The ‘curse’ of the homemade Will – danger of penny dreadful Wills

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The ‘Curse’ of the homemade Will

“On numerous occasions when dealing with a so-called homemade Will, I have observed they are a curse. A homemade Will which utilises what is sometimes known as a ‘Will kit’ is not much better. This case proves the point….”

Master Sanderson, Rogers v Rogers Young [2016] WASC 208

Kathleen Rogers loved her daughter, Alexandra. Mum’s Will left everything to her. Mum died of cancer when Alexandra was not yet 18. The Estate was intended to be held on trust until Alexandra was 25. Unfortunately, mum’s newsagency Will kit did not agree. The Will was ambiguous as to what ’25 years of age’ meant.

The penny dreadful Will kit cost the daughter $200,000: $100,000 to attack a Will and $100,000 to defend. It’s paid by the estate, so 18-year-old Alexandra lost out here. Mum could have gone to our law firm’s website and built a professional Will for a mere few hundred dollars.

The daughter not wanting to wait another 7 years for her money is understandable. Save your loved ones the headaches and stress.

 Is this unusual? 

This is not an unusual case. There are a lot of problems that can arise from people creating Wills without legal support.

Sadly, a number of non-law firms are putting Wills online. It seems very alarming that they are offering legal documents without being a law firm themselves and having the lawyers available for advice. Estate Planning is an extremely serious and important process and should be handled by experts.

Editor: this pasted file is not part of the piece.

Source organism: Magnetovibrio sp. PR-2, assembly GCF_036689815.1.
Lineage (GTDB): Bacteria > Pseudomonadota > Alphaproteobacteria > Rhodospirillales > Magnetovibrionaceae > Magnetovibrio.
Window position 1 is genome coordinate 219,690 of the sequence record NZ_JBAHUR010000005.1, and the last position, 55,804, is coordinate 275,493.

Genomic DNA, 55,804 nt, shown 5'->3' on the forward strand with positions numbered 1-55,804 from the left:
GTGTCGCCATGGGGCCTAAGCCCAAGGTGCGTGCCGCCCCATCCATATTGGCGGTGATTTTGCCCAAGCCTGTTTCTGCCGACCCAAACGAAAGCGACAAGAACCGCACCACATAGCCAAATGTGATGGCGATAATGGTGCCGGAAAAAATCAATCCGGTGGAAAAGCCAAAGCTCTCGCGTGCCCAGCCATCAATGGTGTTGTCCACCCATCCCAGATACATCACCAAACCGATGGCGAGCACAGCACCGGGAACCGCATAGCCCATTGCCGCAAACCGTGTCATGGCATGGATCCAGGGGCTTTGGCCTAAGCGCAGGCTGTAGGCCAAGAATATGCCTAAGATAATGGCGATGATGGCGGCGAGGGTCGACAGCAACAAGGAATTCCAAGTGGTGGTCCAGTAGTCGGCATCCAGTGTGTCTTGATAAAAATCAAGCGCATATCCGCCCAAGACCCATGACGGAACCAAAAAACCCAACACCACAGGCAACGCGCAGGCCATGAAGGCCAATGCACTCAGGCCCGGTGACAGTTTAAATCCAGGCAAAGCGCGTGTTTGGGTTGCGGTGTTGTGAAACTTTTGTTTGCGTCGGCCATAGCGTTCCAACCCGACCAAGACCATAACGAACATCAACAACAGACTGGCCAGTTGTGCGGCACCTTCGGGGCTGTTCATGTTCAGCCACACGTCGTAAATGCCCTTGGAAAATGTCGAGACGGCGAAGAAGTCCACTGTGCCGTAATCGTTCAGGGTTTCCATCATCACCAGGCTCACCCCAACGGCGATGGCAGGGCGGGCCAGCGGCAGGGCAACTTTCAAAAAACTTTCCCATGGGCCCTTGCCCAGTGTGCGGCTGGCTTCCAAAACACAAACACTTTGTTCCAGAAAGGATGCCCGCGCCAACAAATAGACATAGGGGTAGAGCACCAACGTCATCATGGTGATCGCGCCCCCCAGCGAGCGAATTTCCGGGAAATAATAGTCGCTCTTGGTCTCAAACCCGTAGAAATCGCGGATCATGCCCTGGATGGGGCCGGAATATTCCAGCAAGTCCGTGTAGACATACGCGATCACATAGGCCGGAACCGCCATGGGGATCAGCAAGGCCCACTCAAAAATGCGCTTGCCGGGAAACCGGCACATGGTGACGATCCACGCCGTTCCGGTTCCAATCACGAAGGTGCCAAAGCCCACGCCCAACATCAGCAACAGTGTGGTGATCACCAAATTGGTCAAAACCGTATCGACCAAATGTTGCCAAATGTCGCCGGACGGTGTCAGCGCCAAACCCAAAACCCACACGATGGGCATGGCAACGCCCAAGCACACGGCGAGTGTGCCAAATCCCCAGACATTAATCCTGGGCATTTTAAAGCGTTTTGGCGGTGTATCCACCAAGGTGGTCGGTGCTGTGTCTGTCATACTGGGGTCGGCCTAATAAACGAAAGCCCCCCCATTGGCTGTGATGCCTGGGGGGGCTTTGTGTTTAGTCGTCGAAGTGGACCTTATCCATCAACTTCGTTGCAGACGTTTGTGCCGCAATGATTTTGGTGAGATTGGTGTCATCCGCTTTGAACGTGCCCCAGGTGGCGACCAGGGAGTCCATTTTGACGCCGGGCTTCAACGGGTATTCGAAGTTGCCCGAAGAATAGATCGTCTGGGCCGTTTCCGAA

The Law Society of New South Wales agrees with us. They write:

“Some people choose to make their own Will. We think that’s a mistake. Although writing your own may seem easy enough, the law around Wills can be complex.”

Estate Planning is complex 

When you make a homemade Will, you risk not drawing it up properly or not expressing your intentions clearly enough. It’s also easy to create a tax liability which your beneficiaries will have to pay. Finally, a DIY Will is more likely to be contested, which means the whole process of giving away your assets could end up in Court.

That’s why, when you make your Will, it’s important you have it drafted by someone who understands the law and can advise you on the best way to make sure your assets end up where you want them to. And that means engaging a solicitor.”

Be very careful in dealing with non-law firm produced documents. It is not worth the risk.


Adjunct Professor, Dr Brett Davies, CTA, AIAMA, BJuris, LLB, LLM, MBA, SJD
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